Born on July 9, 1929, in Mannford, OK; married Naomi Shackleford. Education: Attended Southern Methodist University and broadcasting school. Addresses: Record company--Smells Like Records, P.O. Box 6179, Hoboken, NJ 07030, website:

While Lee Hazlewood isn't a particularly well known name in music, he is an iconoclastic renaissance man, influential for generations of other musicians from Phil Spector to Sonic Youth. He is perhaps best known for discovering guitar phenom Duane Eddy and for his work with Nancy Sinatra--he produced the majority of her recordings and wrote what would be her biggest hit, "These Boots Are Made for Walking."

Hazlewood was born on July 9, 1929, in Mannford, Oklahoma. Hazlewood's family moved a great deal as his father was a wildcatter, an independent oilman. He lived in Arkansas and Texas, residing primarily in Port Neches, Texas, during his formative years. In school, he played percussion.

He briefly attended Southern Methodist University in Dallas, Texas, before being conscripted for military service. He worked for Armed Services Radio in Japan and was also assigned to active duty in Korea. Around this time, Hazlewood married Naomi Shackleford, his high school sweetheart.

After his discharge from the military, Hazlewood attended broadcasting school in California. His first job as a disc jockey was at country and western station KCKY in Coolidge, Arizona, in 1953. He developed a cult following. Among those listening was local teenager Duane Eddy. The two became friends and began working on songs together, enlisting piano player James "Jimmy Dell" Delbridge as well. They began recording and frequently performed as a country trio in Phoenix.

Hazlewood moved to KRUX in Phoenix in 1955. He had the distinction of being the first DJ in that city to play Elvis Presley, and he started playing records in the new genre known as rock 'n' roll. It was while in radio that he began experimenting with recording techniques. He soon started a record label called Viv with Eddy and Sanford Clark, who gave Hazlewood his first hit with "The Fool." He also wrote "Run Boy Run" and "Son of a Gun" for Clark. Al Casey, Steve Douglas, Jim Horn, and Larry Knechtel were among the session musicians he recruited. They would later become members of "The Wrecking Crew," the Los Angeles area's most in-demand session musicians in the 1960s and 1970s. Hazlewood continued to work with Eddy. The two refined Eddy's sound, aiming to make it markedly different from that of country guitar wizard Chet Atkins.

Hazlewood decided to devote his full attentions to writing and producing in 1957. He became a staff producer for Dot Records. During this period, he met producer Lester Sill. Together with Dick Clark, the host of American Bandstand, Hazlewood and Sill founded Jamie Records. The result was numerous instrumental hit singles for Eddy such as "Rebel Rouser," "Cannonball," and "Shazam." Eddy was purportedly the first artist to provide production and performing credits on his long-playing album sleeves.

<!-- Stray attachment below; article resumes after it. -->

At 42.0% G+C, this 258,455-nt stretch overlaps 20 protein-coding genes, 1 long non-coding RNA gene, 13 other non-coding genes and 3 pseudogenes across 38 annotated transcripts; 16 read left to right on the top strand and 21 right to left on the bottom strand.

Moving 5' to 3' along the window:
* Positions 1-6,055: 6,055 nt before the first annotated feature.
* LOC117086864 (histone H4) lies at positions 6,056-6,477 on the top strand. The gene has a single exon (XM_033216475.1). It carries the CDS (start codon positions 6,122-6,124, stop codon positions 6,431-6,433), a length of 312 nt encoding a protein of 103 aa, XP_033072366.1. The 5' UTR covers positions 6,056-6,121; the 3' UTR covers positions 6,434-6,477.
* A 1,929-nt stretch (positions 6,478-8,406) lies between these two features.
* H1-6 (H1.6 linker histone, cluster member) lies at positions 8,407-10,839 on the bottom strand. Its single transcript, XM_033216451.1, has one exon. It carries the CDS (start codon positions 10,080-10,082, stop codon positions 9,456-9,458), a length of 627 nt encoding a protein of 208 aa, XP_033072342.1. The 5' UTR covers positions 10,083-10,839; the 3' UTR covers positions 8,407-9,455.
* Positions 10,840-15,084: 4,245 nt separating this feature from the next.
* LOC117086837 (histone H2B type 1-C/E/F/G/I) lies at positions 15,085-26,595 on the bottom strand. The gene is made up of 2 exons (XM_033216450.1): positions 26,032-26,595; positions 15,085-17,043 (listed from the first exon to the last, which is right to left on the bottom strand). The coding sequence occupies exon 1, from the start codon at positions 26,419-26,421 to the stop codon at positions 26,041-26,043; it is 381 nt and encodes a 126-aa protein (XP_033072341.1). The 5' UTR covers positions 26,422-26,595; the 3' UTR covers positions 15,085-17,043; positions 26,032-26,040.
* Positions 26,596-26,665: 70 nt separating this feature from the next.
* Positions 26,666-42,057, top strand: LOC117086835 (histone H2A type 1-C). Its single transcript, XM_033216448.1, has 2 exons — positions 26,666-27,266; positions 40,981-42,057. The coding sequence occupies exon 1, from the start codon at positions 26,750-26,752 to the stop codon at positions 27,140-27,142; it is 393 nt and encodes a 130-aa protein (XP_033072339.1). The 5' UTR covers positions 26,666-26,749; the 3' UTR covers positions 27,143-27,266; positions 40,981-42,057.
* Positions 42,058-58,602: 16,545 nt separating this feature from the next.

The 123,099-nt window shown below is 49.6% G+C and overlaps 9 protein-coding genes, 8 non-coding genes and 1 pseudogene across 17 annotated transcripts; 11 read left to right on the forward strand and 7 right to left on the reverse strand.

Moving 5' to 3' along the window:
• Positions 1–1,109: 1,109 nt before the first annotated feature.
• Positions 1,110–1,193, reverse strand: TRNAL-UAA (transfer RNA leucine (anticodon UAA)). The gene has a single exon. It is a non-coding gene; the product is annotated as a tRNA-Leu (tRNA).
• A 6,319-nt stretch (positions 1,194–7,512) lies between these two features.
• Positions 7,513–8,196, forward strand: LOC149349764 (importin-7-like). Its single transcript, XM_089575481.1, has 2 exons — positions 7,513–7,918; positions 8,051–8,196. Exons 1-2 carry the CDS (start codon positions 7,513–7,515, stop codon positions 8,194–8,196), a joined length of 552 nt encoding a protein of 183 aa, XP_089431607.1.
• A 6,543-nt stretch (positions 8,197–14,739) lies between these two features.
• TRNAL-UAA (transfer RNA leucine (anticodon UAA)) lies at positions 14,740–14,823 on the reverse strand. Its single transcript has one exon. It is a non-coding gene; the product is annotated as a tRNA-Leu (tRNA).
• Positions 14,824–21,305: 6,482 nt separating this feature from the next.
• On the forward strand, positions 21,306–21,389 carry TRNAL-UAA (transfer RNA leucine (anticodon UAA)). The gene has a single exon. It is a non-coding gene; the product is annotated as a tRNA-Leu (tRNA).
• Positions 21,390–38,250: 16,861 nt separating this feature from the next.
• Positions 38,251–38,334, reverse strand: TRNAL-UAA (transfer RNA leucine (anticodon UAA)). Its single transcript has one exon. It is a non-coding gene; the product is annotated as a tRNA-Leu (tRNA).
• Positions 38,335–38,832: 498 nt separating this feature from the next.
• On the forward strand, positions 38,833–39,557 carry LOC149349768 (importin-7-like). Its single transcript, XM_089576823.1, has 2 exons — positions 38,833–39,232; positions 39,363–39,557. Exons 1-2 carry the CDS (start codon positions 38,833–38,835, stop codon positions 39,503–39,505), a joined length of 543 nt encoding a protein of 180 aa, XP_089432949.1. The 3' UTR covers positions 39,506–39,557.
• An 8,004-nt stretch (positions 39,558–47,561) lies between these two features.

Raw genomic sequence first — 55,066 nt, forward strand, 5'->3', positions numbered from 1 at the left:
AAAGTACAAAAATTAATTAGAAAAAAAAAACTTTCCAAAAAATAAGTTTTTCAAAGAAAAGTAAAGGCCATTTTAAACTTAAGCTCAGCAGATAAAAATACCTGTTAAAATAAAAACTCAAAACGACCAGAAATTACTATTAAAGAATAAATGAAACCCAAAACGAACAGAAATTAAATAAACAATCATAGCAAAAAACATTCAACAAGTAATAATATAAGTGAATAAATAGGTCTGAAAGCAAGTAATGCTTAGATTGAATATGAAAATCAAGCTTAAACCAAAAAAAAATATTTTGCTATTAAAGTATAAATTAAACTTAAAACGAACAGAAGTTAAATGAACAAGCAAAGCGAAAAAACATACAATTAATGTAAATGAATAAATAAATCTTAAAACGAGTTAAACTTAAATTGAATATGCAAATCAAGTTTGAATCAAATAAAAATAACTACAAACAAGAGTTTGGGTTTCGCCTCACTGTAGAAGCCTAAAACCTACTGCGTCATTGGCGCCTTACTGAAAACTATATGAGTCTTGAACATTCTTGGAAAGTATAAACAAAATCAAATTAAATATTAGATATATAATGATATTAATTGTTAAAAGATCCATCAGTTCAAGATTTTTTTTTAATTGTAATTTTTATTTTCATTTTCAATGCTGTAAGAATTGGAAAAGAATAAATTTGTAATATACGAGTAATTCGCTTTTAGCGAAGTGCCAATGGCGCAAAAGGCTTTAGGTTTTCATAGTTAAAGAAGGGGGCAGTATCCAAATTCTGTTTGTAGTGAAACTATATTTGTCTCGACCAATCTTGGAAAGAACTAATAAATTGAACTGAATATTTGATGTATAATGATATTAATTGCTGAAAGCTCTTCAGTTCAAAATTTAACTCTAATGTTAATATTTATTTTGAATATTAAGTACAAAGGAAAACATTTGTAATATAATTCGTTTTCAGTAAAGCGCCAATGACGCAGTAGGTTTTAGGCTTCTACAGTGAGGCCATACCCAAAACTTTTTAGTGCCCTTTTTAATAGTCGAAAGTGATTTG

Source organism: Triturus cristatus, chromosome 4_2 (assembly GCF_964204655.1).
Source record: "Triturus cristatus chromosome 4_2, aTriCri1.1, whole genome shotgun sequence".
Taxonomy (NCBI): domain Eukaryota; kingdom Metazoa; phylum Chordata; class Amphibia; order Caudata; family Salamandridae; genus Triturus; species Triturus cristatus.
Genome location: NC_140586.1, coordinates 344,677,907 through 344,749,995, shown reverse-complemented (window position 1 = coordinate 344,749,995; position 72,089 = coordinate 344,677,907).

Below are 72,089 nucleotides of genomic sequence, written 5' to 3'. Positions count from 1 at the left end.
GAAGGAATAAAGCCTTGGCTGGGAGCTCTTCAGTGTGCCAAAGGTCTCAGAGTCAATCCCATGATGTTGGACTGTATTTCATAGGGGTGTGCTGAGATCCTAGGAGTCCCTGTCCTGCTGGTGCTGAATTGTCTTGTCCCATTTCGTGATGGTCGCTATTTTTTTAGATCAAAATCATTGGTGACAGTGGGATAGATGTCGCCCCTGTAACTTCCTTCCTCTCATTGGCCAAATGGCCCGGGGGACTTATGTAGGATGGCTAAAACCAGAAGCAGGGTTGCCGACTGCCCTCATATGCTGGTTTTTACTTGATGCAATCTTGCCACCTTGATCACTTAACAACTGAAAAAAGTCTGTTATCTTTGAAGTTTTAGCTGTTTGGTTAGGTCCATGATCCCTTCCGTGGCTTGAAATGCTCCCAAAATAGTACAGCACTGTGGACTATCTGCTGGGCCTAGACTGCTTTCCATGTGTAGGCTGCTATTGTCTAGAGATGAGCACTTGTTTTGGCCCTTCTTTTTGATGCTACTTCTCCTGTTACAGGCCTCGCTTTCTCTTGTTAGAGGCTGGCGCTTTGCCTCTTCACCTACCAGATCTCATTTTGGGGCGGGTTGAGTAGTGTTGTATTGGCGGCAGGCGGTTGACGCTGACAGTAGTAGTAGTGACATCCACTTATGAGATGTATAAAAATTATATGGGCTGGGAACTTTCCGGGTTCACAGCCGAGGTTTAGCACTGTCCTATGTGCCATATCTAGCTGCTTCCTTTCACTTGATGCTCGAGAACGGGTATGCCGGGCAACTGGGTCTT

"Hazlewood was obsessive about achieving new sounds, and this pursuit led to the installation of a gigantic grain tank onto the side of the building which housed the studio," according to his biography at the Smells Like Records website. "The tank was outfitted with a mike and speaker setup, and became a truly monstrous echo chamber, heard to great effect on those early Eddy sides. Another of Lee's many innovations in this period was the 'stacking' of bass players: Fender bass for crispness on top of an upright bass for depth of tone underneath."

An Innovator and Experimenter

Indeed, these innovations and experiments in recording attracted the attention of a young untried producer in whom Lester Sill became interested: Phil Spector. In 1961 Spector produced the Paris Sisters for their Gregmark label. These were his first efforts as a producer.

After recording his own Trouble Is a Lonesome Town and a bust with a small label called Eden, Hazlewood decided to quit the music business. Among other things, he was concerned about how the wave of British pop musicians in the United States was influencing the industry. He was coaxed back to work at Reprise Records in 1965, where was asked to shepherd Dino, Desi & Billy--a bubblegum pop group including Dino Martin, son of Dean, and Desi Arnaz Jr., son of Lucille Ball and Desi Arnaz.

MCA Records offered Hazlewood the opportunity to start his own label in 1967. With Lee Hazlewood Industries (LHI), Hazlewood became a triple threat as a writer, producer, and performer. He released The Very Special World of Lee Hazlewood and Lee Hazlewood-ism: Its Cause and Cure on MGM in consecutive years. According to All Music Guide, these projects represent "the best work of his (solo) career, a collection of desert-dry ballads of the dust boasting a healthy dose of Western fatalism and wanderlust and given impeccable productions that ranged from cowboy minimalism to overblown brassy pop."

The Phoenix New Times called LHI "the only black mark on an otherwise sterling record. With little patience for the niceties required to do business, Hazlewood's interest in the company flagged and LHI never found its footing."

Today, the imprint is best remembered for releasing the International Submarine Band's Safe at Home, an album that captures country-rock pioneer Gram Parsons in the embryonic stages of his career. Hazlewood also had a pivotal role in the fate of what has come to be recognized as the seminal recording of the country-rock movement: The Byrds' Sweetheart of the Rodeo. It was a legal dust-up with LHI that supposedly resulted in Parsons's voice being stripped from the album. Actual accounts vary widely as to how precisely the legal issue affected the recording.